ND Prosecutor Seeks "Riot" Charges Against Amy Goodman For Reporting On Pipeline Protest
A North Dakota state prosecutor has sought to charge award-winning journalist Amy Goodman with participating in a "riot" for filming an attack on Native American-led anti-pipeline protesters. The new charge comes after the prosecutor dropped criminal trespassing charges.
State’s Attorney Ladd R. Erickson filed the new charges on Friday before District Judge John Grinsteiner who will decide on Monday (October 17) whether probable cause exists for the riot charge.
Goodman has travelled to North Dakota to face the charges and will appear at Morton County court on Monday at 1:30 p.m. local time (CDT) if the charges are approved.
"I came back to North Dakota to fight a trespass charge. They saw that they could never make that charge stick, so now they want to charge me with rioting," said Goodman. "I wasn’t trespassing, I wasn’t engaging in a riot, I was doing my job as a journalist by covering a violent attack on Native American protesters."
In an e-mail to Goodman’s attorney Tom Dickson on October 12, State’s Attorney Erickson admitted that there were "legal issues with proving the notice of trespassing requirements in the statute." In an earlier email on October 12, Erickson wrote that Goodman "was not acting as a journalist," despite that fact that the state’s criminal complaint recognized that, "Amy Goodman can be seen on the video … interviewing protesters." In that email Erickson justified his quote in the Bismarck Tribune in which he had said that "She’s [Amy Goodman] a protester, basically. Everything she reported on was from the position of justifying the protest actions." The First Amendment, of course, applies irrespective of the content of a reporter’s story.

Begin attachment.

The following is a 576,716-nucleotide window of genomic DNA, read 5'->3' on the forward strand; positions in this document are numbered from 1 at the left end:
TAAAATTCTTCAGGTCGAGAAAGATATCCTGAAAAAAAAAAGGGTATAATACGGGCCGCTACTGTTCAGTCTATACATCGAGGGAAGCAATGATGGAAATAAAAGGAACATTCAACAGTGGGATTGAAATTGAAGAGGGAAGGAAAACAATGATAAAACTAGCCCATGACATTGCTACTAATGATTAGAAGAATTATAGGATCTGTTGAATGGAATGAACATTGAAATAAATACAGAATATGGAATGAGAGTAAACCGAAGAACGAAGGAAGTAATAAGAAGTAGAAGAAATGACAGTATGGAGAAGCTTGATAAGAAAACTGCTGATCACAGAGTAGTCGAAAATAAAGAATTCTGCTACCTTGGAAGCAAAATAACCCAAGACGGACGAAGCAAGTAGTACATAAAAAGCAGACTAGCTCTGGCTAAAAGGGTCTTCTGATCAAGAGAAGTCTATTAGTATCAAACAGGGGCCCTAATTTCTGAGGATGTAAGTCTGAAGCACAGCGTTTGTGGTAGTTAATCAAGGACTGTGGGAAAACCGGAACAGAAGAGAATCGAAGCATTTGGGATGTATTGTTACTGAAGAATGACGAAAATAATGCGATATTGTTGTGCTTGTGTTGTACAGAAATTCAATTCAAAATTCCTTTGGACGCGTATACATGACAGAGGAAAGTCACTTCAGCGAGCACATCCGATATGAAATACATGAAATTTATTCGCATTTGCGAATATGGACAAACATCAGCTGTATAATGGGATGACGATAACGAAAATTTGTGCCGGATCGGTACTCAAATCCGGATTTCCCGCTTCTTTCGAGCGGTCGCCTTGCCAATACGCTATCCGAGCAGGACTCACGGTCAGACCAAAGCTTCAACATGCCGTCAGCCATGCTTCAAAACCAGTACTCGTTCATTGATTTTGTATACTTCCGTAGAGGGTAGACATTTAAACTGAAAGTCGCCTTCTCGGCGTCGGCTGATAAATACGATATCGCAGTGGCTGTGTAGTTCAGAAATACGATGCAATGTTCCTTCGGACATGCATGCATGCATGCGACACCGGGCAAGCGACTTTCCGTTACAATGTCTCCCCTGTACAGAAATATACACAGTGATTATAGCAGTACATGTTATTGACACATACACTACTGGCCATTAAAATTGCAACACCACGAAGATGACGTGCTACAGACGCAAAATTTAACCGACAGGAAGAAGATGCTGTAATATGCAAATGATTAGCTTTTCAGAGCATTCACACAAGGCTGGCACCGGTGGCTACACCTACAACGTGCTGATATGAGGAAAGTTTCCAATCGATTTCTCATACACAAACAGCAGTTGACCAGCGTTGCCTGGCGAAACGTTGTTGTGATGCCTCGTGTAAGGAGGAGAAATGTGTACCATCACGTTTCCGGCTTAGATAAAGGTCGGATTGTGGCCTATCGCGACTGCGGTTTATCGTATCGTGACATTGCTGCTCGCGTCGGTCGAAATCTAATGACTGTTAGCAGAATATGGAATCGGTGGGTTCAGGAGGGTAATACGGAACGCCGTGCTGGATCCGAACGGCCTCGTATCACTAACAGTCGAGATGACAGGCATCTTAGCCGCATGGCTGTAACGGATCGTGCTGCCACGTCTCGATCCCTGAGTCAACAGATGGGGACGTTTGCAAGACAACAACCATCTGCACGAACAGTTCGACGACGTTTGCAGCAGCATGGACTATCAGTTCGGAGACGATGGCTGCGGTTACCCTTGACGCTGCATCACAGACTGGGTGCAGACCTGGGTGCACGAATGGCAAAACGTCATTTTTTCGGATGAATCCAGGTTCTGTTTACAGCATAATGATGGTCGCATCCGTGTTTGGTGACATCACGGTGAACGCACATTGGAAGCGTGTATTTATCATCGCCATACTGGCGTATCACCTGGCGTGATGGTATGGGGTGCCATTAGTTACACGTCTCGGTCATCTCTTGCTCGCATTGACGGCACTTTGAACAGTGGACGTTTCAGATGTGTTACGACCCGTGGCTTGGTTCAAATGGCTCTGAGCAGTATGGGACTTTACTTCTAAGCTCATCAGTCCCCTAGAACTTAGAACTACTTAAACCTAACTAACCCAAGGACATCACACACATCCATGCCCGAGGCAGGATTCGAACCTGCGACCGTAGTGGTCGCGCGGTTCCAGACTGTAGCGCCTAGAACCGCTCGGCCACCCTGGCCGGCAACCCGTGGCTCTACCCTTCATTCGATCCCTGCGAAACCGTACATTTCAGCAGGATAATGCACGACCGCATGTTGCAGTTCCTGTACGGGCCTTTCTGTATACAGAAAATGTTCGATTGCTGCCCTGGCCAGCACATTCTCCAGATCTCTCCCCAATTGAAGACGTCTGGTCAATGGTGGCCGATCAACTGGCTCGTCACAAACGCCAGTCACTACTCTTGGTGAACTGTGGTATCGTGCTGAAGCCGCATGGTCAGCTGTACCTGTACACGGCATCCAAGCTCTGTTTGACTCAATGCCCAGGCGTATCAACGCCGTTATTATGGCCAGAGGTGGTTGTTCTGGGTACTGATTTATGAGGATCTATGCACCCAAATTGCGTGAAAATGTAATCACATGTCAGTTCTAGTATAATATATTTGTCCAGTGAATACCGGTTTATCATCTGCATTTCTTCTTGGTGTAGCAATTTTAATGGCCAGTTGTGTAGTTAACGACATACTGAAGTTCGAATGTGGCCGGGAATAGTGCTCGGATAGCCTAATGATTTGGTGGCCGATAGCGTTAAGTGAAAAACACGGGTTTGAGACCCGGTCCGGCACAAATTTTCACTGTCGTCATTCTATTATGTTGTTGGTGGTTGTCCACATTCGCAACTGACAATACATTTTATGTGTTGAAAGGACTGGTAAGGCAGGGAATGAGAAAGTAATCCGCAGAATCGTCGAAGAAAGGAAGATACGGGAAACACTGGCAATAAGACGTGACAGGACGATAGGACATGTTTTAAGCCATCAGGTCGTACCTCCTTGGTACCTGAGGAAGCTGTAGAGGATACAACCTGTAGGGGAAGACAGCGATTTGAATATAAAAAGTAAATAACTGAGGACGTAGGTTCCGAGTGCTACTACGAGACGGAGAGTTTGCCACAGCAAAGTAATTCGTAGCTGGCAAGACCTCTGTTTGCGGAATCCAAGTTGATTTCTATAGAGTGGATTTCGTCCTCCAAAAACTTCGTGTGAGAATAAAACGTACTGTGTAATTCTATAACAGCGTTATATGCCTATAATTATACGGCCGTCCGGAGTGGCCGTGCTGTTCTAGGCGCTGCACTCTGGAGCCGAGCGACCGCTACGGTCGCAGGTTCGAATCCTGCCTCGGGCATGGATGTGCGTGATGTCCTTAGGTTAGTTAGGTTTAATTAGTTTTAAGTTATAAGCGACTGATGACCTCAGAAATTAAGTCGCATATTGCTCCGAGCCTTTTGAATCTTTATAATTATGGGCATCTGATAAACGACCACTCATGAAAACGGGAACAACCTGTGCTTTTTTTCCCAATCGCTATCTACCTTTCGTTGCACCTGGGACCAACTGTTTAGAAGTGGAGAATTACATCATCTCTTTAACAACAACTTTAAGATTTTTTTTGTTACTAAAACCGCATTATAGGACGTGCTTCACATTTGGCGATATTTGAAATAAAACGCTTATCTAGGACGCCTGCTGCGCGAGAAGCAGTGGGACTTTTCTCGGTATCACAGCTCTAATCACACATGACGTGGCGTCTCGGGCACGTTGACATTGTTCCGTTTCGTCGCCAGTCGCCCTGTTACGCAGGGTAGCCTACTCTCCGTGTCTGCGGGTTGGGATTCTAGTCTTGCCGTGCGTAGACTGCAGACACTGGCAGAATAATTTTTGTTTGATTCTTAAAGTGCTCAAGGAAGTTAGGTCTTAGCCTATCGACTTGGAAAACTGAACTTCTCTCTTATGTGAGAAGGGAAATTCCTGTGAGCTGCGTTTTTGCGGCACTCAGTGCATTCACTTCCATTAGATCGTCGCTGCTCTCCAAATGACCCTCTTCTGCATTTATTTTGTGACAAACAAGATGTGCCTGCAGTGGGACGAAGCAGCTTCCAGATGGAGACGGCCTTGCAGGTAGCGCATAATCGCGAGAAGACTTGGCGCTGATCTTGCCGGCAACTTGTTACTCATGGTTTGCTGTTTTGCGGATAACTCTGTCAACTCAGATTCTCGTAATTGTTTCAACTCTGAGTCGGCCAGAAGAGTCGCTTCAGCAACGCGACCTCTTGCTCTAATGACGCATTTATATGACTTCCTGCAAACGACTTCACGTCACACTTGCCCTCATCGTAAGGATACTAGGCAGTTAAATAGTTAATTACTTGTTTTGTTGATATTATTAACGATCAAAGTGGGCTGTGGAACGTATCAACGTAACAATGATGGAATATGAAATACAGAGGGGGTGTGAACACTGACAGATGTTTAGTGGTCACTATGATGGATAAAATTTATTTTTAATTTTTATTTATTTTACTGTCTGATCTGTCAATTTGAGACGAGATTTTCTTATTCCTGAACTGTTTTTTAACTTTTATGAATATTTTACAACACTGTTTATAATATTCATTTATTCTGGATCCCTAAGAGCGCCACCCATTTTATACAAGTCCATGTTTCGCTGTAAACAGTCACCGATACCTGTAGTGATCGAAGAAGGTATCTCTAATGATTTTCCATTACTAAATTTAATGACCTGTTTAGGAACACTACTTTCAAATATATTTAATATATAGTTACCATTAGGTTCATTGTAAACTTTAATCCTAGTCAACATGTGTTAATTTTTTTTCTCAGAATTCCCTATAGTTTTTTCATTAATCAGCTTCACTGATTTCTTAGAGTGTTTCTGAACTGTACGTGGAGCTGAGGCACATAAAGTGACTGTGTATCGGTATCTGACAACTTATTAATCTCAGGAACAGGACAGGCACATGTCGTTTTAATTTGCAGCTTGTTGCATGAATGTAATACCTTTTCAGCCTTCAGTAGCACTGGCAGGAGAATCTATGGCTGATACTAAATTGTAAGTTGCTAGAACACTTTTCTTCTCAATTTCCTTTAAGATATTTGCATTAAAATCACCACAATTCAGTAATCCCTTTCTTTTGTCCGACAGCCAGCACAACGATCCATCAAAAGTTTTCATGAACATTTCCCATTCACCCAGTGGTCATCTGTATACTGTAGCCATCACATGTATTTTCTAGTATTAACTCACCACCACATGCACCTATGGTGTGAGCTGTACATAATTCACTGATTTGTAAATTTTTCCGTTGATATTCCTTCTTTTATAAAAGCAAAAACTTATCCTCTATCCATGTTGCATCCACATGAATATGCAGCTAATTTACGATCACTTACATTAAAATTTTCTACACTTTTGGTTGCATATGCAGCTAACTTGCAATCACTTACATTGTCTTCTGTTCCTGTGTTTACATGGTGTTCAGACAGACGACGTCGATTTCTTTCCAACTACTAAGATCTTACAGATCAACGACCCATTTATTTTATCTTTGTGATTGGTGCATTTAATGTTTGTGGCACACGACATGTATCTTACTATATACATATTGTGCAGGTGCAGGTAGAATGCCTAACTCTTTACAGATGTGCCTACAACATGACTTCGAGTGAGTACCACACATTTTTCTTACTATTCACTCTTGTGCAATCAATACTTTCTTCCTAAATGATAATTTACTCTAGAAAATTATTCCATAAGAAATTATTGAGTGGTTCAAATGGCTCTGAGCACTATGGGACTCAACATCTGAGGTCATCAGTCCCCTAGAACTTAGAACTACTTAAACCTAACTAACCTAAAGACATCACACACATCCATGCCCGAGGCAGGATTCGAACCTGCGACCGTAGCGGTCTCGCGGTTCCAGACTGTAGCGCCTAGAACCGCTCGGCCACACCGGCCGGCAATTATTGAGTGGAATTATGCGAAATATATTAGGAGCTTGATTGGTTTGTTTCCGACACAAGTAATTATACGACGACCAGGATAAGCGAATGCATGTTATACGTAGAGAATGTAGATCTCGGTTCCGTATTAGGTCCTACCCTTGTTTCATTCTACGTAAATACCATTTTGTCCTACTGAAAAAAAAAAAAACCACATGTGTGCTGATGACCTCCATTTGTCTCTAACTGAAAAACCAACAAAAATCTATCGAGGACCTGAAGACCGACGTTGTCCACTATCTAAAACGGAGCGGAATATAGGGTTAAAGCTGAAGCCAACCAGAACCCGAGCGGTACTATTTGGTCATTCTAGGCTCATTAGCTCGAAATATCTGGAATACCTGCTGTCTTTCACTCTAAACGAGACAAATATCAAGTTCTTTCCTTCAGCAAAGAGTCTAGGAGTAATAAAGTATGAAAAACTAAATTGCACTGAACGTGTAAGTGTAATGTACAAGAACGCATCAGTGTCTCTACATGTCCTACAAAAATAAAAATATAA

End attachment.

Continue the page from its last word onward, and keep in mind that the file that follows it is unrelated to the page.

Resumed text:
The charge in State of North Dakota v. Amy Goodman stems from Democracy Now!’s coverage of the protests against the Dakota Access pipeline. On Saturday, September 3, Democracy Now! filmed security guards working for the pipeline company attacking protesters. The report showed guards unleashing dogs and using pepper spray and featured people with bite injuries and a dog with blood dripping from its mouth and nose.
On September 8, a criminal complaint and warrant was issued for Goodman’s arrest on the trespassing charge.
"Filming Native Americans being violently attacked as they defend their land is not rioting, it’s called journalism, it is protected by the First Amendment, and indeed, it is an essential function in a democratic society," said Professor Katherine Franke, chair of the board of the Center for Constitutional Rights.
The pipeline project has faced months of resistance from the Standing Rock Sioux tribe and members of over 100 other tribes from across the U.S., Canada and Latin America.